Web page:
"I had to prove them wrong"
2018 was an interesting year to give birth to a child with a limb difference. I am admittedly not a sports person, but over the past year I've found myself being pulled into sports story after sports story. Also I have boys, so I figure I need to get educated so they'll think I'm cool later.
It began with Jim Abbott, the MLB player in the late 80s/early 90s who, like #MightyWoody, was born without his right hand. He played for the New York Yankees and pitched a no-hitter in 1993. (And I literally had to look up what a no-hitter was when I was reading his autobiography, I say again, I am not a sports person.) I'll have more on Jim later this month. But I want to turn to one of the athletes that is now part of my daily existence and is hopefully changing things for this generation.
Until 2018, I honestly don't think I watched an entire NFL game ever. #MightyWoody and Shaquem Griffen changed all that for me. Shaquem played his first NFL season this past year with the Seattle Seahawks. His twin brother is on the same team. They have an amazing story that has made it into various realms of mainstream media, including a 60 Minutes special.
For me, it all started with one video. I'm sharing it here. You'll be able to learn a little bit about Shaquem directly from him. It's the video that has led me to the word UNDEFEATED. That word has perhaps taken over my life. It would definitely be my word of the year for 2018. And maybe for the next decade if not the rest of my life.
But there is something else in this video too that relates to the earlier conversation on comparisons. There's a point where he says "I had to prove them wrong." And then later, "I had to prove that I belong." I love everything about this video, except those two statements. Now, I believe those two statements are true. For my son, I just wish that they weren't. And that is where I have to ask more questions.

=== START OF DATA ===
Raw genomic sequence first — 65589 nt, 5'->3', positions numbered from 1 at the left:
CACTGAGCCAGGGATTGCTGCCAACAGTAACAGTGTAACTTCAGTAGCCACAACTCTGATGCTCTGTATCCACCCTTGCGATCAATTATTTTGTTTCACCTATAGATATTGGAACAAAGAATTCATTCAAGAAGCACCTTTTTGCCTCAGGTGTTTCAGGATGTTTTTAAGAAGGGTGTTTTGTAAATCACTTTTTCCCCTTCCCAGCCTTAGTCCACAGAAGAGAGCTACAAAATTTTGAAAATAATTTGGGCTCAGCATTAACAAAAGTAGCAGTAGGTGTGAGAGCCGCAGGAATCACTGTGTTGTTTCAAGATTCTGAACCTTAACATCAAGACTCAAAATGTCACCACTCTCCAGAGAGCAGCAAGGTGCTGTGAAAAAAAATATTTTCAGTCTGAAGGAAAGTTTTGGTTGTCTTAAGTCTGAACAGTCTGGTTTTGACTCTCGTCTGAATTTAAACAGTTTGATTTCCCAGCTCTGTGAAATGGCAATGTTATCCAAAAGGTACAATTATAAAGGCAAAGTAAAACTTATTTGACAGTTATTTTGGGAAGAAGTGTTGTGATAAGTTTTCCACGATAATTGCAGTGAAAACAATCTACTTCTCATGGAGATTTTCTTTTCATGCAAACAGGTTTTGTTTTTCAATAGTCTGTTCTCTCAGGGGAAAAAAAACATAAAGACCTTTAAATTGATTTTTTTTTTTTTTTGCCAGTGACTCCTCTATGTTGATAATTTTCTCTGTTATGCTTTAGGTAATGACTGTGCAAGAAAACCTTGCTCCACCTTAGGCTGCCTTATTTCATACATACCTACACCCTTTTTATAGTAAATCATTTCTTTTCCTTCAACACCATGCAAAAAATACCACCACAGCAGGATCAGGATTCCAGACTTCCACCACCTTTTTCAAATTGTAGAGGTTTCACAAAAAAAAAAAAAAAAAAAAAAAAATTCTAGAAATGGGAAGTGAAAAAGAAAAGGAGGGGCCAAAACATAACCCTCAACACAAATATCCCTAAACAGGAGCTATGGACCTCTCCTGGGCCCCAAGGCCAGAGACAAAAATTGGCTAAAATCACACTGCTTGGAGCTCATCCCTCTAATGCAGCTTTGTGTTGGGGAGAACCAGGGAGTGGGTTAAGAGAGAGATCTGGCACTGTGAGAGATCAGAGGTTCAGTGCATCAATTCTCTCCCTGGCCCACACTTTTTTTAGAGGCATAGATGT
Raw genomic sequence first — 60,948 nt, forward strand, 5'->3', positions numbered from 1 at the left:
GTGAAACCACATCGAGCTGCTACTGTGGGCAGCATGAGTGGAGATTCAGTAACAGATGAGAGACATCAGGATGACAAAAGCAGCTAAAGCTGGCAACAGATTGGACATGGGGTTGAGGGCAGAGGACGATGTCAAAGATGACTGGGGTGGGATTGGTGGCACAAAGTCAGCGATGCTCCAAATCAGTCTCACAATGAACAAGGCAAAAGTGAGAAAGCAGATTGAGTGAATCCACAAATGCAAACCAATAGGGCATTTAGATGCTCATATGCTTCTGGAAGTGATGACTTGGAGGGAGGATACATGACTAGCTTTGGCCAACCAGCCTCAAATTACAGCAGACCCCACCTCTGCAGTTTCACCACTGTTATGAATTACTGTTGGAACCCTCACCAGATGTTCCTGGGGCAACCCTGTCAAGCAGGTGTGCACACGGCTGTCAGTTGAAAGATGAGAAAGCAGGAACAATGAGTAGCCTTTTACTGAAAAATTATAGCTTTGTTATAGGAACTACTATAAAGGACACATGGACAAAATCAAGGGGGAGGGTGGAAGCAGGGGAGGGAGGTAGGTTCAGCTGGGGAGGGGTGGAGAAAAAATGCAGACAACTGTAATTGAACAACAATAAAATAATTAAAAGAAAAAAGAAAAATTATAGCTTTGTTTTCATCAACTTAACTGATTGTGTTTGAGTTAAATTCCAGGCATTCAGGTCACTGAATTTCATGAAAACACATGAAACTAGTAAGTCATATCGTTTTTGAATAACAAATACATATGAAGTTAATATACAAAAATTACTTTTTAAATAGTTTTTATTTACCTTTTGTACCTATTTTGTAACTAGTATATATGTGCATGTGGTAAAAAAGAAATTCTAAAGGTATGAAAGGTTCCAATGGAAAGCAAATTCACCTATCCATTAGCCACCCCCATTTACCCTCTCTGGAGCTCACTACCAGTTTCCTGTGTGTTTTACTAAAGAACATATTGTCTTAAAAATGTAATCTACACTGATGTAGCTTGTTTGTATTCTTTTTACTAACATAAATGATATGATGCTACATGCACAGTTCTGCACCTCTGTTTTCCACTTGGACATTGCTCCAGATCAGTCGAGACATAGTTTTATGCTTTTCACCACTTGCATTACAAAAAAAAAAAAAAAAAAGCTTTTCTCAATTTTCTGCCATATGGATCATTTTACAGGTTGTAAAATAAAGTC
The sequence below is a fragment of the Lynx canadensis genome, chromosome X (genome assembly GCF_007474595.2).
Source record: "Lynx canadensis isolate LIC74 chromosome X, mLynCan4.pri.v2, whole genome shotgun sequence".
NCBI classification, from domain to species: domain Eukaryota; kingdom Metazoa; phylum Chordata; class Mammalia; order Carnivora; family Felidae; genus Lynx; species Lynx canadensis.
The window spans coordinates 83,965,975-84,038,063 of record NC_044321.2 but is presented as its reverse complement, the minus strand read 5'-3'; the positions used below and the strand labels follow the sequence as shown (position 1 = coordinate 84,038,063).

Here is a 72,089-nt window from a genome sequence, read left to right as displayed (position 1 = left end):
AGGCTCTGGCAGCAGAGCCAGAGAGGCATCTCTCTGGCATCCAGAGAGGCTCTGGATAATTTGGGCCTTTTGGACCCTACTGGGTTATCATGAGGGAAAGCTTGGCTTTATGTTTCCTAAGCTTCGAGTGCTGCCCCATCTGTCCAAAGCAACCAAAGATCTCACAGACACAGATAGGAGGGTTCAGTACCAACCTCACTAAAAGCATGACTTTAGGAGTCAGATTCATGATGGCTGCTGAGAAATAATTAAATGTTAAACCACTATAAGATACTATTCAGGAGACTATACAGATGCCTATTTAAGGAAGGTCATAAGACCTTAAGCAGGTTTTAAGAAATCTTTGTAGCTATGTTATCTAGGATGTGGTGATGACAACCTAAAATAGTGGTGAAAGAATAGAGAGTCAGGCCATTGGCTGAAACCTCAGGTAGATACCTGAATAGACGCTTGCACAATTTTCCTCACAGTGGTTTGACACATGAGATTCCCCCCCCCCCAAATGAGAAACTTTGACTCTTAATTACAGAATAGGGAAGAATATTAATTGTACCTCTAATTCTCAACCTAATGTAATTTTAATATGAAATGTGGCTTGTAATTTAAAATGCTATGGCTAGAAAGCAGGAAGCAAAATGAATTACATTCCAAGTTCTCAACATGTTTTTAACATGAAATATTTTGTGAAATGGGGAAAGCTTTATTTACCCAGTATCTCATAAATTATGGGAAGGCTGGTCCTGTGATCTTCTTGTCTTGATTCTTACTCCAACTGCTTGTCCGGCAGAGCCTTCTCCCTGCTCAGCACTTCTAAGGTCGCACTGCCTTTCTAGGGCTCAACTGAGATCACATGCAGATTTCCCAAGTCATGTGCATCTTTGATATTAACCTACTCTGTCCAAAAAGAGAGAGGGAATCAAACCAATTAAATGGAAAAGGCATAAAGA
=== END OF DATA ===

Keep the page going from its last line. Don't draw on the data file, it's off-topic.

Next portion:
Why is it Shaquem's job to prove something? Why isn't it our job to accept him? To accept his difference by not treating him differently? If someone makes, let's say, a series of choices that have negative consequences and then has to earn their way back into a specific environment, then that person may have something to prove. But fundamentally people don't need to prove worth as a means of existence. Especially children.
What I love about Shaquem is that he just repeatedly blows us all away with his strength and perseverance, and it literally has nothing to do with his hand.
(Google Shaquem Griffin 40 yard dash)
Now don't get me wrong. I LOVE this video. I cry when I watch it. I love all of those kids. I can't wait to show Woody when he is older. It inspires me. Makes me feel like I am getting a hug. All the things. But...I just can't shake feeling that if we don't examine and unpack the responsibility that we may intentionally or unintentionally lob onto ourselves or our children, we might miss a huge opportunity for growth.
I get that with the NFL and any sport that there is by necessity competition. And this is where the later quote comes in - I had to prove that I belong. We all have to do that. And I just wonder if there will ever come a time when we don't? (maybe when social media is over...) And, how great is the danger in demanding of a child that they prove they belong?
The good news is that what I see with Shaquem is that competition has moved beyond proving something to someone else. His competition is just where it should be, with himself.
We all live with the dichotomy of wanting to belong/fit in and wanting to stand out. But we want to have the freedom to choose what makes us different and usually (hopefully) it isn't our appearance.
My prayer for my son is that he will find his way, like Shaquem, so that he too can say:
What made me different was